The field was carefully gone over, and every plant num-
bered. Notes were taken on each plant that showed any signs
of blight or other disease. By careful estimate it was found that
61 per cent. of the plants were blighted before being treated.
The plots were chosen so that the untreated, or checks, would










lie between the plots treated with a certain fungicide; that is, a
plot treated with Bordeaux mixture would be followed by a
check, and the check followed by another plot treated with Bor-
deaux mixture, this plot to be followed by another fungicide,
Am. Cu. Co., for instance, then followed by a check, and so on.
The spraying was done on June 1st and 2nd.
It was impossible to visit the field again until June 28th,
when notes were taken carefully. The results are shown in the
following summaries:
As before stated, the notes show that 62 per cent. of the
plants in the field, when the experiment commenced, were blight-
ed. The disease was quite generally distributed. No plot was
very much worse than any other.
June 28-The plots left as checks showed an average in-
creaFe of blight of 13- per cent. That id to say, 6 per cent. of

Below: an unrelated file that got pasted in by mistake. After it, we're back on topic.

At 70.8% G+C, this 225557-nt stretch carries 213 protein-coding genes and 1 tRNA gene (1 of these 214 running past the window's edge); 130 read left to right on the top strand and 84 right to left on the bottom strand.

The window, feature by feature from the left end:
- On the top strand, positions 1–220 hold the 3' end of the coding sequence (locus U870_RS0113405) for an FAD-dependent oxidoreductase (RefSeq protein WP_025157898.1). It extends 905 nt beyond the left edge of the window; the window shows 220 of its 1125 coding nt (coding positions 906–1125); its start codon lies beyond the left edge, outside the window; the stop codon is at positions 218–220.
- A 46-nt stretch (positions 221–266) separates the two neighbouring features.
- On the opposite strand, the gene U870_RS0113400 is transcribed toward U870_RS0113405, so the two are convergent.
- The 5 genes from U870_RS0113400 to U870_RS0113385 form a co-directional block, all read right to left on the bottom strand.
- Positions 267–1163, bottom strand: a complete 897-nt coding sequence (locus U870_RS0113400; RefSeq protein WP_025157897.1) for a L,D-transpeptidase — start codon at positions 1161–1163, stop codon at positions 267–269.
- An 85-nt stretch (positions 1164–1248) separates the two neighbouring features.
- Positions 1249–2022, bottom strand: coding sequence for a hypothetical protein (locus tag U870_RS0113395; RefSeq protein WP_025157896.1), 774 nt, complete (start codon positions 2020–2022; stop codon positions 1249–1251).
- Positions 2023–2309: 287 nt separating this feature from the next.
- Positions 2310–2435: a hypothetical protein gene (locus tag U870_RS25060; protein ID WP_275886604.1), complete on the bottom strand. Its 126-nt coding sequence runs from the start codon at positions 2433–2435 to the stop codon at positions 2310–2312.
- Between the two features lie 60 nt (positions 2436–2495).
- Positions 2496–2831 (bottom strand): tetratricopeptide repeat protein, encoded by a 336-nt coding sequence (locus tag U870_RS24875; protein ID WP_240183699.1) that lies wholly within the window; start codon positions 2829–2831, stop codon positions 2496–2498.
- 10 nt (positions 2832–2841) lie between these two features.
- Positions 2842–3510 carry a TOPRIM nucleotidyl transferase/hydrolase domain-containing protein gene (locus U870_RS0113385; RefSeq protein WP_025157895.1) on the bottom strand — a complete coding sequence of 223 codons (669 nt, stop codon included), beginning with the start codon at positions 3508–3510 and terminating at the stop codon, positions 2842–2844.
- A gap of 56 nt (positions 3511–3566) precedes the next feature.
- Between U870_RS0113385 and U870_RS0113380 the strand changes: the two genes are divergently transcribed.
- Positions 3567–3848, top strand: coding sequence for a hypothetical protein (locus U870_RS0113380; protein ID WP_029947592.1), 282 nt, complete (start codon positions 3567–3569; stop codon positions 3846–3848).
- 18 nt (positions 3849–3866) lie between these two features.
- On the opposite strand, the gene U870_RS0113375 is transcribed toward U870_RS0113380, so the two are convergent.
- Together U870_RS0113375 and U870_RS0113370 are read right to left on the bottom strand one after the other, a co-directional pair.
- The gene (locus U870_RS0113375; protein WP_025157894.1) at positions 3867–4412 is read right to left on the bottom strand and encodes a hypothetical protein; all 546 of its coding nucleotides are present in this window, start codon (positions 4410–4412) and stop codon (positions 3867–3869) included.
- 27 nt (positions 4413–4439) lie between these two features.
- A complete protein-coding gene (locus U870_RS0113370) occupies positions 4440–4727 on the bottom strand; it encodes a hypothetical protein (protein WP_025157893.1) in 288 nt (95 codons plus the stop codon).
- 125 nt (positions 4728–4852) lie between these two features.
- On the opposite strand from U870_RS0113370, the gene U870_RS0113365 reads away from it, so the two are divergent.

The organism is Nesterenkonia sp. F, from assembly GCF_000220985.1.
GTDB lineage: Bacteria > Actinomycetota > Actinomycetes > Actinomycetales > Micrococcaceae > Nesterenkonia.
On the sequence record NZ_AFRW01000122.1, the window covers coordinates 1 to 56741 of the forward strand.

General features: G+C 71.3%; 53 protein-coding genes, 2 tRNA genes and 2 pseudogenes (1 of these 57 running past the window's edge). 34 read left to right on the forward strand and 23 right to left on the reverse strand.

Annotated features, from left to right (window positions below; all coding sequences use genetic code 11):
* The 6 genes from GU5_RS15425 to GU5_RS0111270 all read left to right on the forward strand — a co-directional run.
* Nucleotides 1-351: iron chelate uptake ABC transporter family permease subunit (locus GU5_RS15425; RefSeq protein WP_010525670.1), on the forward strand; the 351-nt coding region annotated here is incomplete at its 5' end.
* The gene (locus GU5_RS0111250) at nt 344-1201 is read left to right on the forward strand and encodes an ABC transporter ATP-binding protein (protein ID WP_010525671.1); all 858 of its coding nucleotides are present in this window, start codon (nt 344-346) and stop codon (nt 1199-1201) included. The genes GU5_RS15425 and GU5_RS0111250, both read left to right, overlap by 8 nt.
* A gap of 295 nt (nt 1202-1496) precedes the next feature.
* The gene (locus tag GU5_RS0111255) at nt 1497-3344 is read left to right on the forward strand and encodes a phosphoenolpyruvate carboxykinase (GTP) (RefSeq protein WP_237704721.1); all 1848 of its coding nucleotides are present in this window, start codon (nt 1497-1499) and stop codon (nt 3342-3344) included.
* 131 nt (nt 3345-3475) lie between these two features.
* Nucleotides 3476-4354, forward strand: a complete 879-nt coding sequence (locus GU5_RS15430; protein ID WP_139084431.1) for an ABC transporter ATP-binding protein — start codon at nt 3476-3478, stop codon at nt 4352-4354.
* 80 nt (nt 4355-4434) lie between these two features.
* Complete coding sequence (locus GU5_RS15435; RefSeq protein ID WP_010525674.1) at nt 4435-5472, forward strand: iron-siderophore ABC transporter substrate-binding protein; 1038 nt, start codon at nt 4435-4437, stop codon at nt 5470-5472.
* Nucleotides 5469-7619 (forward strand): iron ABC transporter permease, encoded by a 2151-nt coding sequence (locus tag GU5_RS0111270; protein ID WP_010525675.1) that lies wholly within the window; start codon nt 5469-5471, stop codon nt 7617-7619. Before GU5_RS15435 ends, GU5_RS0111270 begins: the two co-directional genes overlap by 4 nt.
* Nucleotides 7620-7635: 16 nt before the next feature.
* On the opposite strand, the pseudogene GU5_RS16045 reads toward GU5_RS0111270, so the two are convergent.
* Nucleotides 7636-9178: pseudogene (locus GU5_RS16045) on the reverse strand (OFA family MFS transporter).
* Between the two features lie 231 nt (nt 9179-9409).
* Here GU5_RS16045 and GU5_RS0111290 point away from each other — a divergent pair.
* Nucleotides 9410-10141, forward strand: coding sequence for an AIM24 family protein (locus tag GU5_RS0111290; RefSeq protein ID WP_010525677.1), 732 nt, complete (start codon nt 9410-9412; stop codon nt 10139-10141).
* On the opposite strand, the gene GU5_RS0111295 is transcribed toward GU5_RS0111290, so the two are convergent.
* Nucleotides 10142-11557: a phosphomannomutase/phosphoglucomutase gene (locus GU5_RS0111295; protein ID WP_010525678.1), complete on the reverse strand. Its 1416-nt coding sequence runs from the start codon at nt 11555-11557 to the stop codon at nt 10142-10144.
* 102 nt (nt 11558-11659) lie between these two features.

the plants were blighted on June 1st, and on June 28th, 191
per cent. of the untreated plants were blighted.
The first fungicide used was Bdx. Mx. No. 2.* Two plots
were sprayed. In the first, the vines below the fruit and the
ground about the plants to the distance of about six inches on all
sides of the plants were sprayed thoroughly, using about a pint
to each large plant. The plot was sprayed on June 1st, 1893.
On June 28th, as stated above, the field was again visited.
The notes show that there was 4 per cent. increase of
blighted plants. This shows that a single spraying of the stems
saved 9 1-6 per cent. of the total number of plants thus treated.
Further, the frequent rains and warm weather made this the
most advantageous time for the fungus to thrive.
Adjoining the check was a plot sprayed with the same mix-
ture made at the same time. This plot was treated in the usual
way, i. e. the mixture was sprayed over the foliage with no atten-
tion as to whether any reached the vines or not. Most of the
*Bordeau Mixture is made by dissolving 4 Ibs. of quick (not air slacked) lime in a
small quantity of water. When thoroughly slacked, add enough water to make a good
whitewash. Dissolve 6 lbs. copper sulphate (blue stone) in ten or twelve gallons of
water. Strain through a "feed bag" into a barrel that will hold about forty-five gal-
lons. Then strain the lime solution into this. If it does not pass through the bag
well, add water until it does. The object of the straining is to take out all bits of rock,